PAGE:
By Jill Morley
GROUPON – 20 classes for $20
Might as well try it again.
Yoga Class #1
“Is anyone here new to yoga?” my lovely gluten-free Lulu Lemon instructor asks. I can smell a hint of Tofurkey on her breath so I know she’s legit.
A few hands raise.
“Brand spanking new?”
My hand creeps up. As usual, I am terrified to speak in front of a group of people I don’t know, especially one in which I feel like an outsider. In boxing gyms, I feel right at home. It’s a safehouse for ragtags. I know it’s strange to feel more comfortable in a place that is predominantly male, where we pound the crap out of bags and each other, but it’s familiar and has become Home.
I sputter, “I’ve tried it a few times and um,…I keep trying to like it.”
Some people in the class laugh, a few won’t even look at me and I am pretty sure I see an eye roll on a corner mat.
The instructor, Lola, brings over two “bricks” and a blanket. At first, I think that just from looking at me, she can tell I am special. That I can do all sorts of amazing things that the others most likely, cannot. After all, I am a boxer. I learn that the brick and blanket are to help extremely tight people get into poses. Shove a brick under a thigh that cannot reach the ground on its own, or a blanket under your butt if you cannot sit up straight. I later decide to call them the “brick and blanket of shame” and know that they will be with me for a long time.
I have flirted with yoga at different times throughout my life but while I long to love it, it’s only resulted in one night stands. I usually found it boring, painful and bourgeois with a hint of spiritual arrogance. I remember a yoga teacher saying that he would never eat an apple that was sitting on a weight machine because it would have absorbed all the aggressive energy of the kind of people who lift weights. You know, “those people.”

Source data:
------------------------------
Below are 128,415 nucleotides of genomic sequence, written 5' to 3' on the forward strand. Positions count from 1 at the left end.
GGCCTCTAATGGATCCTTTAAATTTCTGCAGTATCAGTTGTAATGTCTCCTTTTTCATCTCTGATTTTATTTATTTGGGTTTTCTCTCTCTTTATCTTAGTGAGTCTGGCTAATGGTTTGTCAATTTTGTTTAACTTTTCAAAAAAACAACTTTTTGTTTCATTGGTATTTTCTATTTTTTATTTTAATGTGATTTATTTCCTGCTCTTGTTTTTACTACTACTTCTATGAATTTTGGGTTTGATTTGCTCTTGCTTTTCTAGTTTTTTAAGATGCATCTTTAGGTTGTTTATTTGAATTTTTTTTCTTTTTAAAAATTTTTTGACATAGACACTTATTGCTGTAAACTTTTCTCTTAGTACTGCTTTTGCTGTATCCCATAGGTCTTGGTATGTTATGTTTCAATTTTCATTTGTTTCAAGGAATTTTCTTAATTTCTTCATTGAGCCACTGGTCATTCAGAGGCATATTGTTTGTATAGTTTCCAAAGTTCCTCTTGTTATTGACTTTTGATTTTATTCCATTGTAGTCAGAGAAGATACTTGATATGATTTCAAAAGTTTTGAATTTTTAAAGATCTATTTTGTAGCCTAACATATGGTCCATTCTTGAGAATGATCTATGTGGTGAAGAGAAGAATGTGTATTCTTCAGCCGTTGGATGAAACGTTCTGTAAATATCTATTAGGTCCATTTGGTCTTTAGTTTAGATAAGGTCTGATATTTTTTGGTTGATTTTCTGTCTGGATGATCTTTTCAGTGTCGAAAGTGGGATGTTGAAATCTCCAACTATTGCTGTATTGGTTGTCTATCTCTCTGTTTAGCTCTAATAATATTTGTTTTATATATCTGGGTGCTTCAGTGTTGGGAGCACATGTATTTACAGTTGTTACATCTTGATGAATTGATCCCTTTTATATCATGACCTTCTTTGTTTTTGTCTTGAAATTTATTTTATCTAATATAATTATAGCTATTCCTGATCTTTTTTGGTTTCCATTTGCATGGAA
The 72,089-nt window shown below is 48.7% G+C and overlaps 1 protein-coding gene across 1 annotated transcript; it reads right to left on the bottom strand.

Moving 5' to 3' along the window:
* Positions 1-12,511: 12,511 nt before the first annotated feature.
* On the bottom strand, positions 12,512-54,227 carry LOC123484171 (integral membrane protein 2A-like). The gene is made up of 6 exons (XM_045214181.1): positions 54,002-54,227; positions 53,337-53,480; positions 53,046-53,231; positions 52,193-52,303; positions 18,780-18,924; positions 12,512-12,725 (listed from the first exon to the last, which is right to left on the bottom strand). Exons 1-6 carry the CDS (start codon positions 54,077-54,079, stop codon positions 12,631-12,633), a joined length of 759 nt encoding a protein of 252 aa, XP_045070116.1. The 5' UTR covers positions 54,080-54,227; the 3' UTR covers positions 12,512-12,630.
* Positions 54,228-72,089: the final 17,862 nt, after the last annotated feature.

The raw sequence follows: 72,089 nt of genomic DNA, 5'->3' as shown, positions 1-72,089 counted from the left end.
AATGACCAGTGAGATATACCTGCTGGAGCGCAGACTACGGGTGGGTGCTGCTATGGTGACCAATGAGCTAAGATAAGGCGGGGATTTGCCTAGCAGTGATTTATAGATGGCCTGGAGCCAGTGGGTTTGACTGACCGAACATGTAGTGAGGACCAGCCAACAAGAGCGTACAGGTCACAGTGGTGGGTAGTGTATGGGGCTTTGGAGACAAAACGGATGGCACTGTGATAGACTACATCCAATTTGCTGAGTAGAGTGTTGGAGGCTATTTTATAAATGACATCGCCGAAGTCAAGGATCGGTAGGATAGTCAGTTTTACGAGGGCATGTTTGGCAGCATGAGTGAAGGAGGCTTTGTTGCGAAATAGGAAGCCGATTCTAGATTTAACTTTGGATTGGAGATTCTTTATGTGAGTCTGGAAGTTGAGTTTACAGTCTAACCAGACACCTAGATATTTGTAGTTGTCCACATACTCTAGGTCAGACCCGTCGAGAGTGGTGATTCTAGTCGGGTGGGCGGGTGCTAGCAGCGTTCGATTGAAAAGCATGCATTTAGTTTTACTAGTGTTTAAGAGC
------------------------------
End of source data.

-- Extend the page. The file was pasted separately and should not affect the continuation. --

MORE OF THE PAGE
Then there are the practitioners who take such pride in doing their extreme standing splits while I am in pain just trying to straighten one leg. This would also enrage me. I know from doing other sports that you have to start at a very humble place and be patient. You cannot expect results right away. You are not going to be Muhammad Ali after a week or two of boxing… or most likely ever, but you can become a force to be reckoned with if you work at it diligently over time. In Taekwondo, I remember being a white belt watching a black belt test and thoroughly doubting I could ever learn all those kicks, defensive moves, and especially that many katas. Four years later, I passed my own black belt test and resolved to always remember to not get overwhelmed by where I want to be when I am first starting something new. Ego is a bitch.
Yoga is supposed to be about “the journey.” It’s not a competition, but my competitive spirit has always gotten in the way of enjoying it. How can that skinny bitch jump her legs straight through her arms like an Olympic gymnast when I would most likely break my toes or become mangled in my own arms? As I get older, I am learning the value of letting myself be where I am and not judging it. Let her do her practice and let me do mine. “Stay on your own mat,” a wise yoga practitioner once told me. There is no trophy. No medal. No purse. It’s just “practice.”